The church’s first whiners

Acts 6:1-4  In those days when the number of disciples was increasing, the Grecian Jews among them complained against the Hebraic Jews because their widows were being overlooked in the daily distribution of food.  So the Twelve gathered all the disciples together and said, “It would not be right for us to neglect the ministry of the word of God in order to wait on tables. Brothers, choose seven men from among you who are known to be full of the Spirit and wisdom. We will turn this responsibility over to them and will give our attention to prayer and the ministry of the word.”

whinerHere we have it folks: the church’s first whiners. Imagine the situation for a moment.  For years and years families were charged with the honor of taking care of their own relatives.  If there was an orphan, an uncle should step in.  If there was a widow, a niece, a grandson, or a daughter should step in.  It’s just how it was and how it ought to be.  Then came the emergence of the early church.  They started taking care of people who couldn’t take care of themselves.  They took food to widows who needed help.  Then some Greek Jews started complaining.  Isn’t that how it works?  You start doing something good and people want to tell you what’s wrong with the good you are doing.  “Hey, our widows that we are supposed to be taking care of are being left out of your charity program.  No fair!”  (Stomp foot, pout, and threaten to leave the church.)

You know what I love about this story – it’s the response of the leadership in the church.  Now at first glance it seems like maybe servanthood was beneath them.  Maybe they felt too spiritual to hand out food.  It looks like they were too important for such remedial tasks.  No!  That’s not that case at all.  In fact, as you look at their response, you will see that they genuinely cared about the Grecian widows too.  They would love to serve them.  In fact, they would love to do it themselves.  But that wasn’t their calling.  Their calling was to prayer and to preaching the Word.  It had nothing to do with whether or not they were above this work; it had everything to do with staying true to their calling.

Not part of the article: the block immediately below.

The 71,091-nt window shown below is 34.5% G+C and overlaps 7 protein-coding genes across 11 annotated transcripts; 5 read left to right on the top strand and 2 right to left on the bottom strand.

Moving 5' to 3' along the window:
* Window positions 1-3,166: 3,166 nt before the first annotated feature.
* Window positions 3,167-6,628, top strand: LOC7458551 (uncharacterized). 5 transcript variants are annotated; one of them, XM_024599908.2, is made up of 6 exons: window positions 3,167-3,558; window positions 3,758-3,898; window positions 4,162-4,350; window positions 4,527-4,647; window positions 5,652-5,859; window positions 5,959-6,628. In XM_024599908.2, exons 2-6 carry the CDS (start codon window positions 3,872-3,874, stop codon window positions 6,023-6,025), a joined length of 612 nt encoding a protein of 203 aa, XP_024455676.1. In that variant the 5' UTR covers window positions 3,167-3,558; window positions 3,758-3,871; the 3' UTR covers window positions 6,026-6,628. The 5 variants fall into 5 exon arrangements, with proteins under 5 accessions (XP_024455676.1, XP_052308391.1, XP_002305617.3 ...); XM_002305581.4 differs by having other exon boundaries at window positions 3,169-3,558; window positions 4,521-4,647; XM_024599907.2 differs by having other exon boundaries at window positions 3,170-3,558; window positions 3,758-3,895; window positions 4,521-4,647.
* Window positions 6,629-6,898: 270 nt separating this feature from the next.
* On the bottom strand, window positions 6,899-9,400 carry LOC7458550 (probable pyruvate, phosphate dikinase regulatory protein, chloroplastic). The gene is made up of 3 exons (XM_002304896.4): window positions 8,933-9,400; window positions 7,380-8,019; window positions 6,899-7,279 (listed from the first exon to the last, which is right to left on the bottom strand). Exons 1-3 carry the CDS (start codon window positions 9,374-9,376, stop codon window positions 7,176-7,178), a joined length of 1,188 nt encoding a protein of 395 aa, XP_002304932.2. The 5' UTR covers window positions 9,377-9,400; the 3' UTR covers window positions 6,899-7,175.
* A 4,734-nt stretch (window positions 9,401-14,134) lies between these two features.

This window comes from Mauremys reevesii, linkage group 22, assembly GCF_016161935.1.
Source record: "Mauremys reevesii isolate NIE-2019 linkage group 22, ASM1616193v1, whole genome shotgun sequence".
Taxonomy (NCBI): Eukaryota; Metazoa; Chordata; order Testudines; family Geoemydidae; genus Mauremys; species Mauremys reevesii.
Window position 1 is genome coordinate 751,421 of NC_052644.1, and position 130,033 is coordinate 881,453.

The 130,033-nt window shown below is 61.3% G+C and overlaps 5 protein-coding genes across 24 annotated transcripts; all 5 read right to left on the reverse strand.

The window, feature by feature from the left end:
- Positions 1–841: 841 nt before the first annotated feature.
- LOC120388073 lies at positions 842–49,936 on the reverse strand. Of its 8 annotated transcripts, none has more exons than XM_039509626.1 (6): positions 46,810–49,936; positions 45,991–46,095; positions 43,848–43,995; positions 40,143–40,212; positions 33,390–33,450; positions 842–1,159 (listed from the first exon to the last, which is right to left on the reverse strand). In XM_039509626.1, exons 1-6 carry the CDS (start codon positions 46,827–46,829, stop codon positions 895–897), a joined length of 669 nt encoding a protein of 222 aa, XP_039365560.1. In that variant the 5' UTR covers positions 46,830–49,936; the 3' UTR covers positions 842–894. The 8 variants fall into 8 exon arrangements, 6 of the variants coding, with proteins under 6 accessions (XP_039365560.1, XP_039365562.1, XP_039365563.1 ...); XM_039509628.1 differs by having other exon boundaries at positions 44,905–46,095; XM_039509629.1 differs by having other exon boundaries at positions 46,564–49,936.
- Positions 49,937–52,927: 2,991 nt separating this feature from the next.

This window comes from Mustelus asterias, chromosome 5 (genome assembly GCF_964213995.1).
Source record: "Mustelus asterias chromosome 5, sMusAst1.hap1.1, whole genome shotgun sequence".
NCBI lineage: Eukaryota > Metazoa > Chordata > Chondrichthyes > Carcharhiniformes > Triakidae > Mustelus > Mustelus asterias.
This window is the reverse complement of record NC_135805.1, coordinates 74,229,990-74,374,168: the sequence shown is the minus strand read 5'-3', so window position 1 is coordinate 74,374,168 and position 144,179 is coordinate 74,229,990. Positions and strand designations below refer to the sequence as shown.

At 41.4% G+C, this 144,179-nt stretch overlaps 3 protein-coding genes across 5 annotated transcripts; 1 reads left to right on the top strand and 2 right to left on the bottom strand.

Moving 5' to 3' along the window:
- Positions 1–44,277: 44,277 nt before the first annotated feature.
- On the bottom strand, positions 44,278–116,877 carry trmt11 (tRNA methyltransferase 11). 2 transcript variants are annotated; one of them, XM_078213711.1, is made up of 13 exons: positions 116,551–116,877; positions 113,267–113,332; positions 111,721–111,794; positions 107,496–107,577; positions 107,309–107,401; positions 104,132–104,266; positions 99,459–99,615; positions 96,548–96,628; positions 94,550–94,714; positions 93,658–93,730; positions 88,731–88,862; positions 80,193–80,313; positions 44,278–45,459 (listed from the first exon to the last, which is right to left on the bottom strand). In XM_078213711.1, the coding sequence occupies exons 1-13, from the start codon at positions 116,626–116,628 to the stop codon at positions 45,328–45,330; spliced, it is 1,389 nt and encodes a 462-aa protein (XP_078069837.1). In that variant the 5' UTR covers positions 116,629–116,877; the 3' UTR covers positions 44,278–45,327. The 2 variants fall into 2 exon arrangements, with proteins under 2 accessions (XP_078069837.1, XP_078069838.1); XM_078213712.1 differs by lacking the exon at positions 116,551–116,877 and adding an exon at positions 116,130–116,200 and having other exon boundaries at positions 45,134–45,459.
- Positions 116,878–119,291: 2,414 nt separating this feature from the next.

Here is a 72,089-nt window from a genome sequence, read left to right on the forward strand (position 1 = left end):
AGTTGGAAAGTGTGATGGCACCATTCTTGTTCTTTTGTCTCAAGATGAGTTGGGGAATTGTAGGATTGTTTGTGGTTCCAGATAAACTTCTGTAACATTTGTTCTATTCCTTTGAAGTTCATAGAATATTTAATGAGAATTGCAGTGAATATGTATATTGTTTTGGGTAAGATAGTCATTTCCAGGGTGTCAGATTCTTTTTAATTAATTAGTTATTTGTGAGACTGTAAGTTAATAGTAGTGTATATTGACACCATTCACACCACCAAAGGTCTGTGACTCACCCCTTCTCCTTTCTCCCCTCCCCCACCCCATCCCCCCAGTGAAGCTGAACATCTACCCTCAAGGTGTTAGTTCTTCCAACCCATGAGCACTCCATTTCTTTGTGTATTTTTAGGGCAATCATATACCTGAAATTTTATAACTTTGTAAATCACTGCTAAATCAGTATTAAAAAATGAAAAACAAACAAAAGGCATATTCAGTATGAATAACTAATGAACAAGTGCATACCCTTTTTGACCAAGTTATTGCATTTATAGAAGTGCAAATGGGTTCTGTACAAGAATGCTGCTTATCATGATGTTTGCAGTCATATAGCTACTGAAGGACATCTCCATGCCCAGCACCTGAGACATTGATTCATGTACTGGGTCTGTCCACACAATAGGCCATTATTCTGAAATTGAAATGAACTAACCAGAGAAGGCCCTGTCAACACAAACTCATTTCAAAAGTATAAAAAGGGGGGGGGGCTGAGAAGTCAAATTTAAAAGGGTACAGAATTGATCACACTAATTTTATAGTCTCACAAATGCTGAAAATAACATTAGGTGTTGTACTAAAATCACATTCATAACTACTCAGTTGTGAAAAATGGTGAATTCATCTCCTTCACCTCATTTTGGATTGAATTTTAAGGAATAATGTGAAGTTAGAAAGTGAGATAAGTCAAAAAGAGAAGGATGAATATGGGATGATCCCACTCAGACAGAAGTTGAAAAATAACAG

I wonder if we have as much success staying true to our calling.  It seems that, like the Grecian Jews, we have people in our lives who want to tell us what we need to do.  They’ve got it all figured out and have no problem telling us how to walk out what God has called us to…  which would be all fine and dandy if they weren’t wrong.  You see, we so easily succumb to things other than God’s plan for our lives.  It might be social pressure or even a well intentioned friend.   It could be bad advice given with good intentions.  So we have to respond like the 12 Apostles did – know what our calling is and stay true to it.  Don’t get distracted by good things that aren’t God things.  Don’t get sidetracked by persistent needs that God hasn’t called you to fix.  Stay true to your calling and let God take care of the rest.

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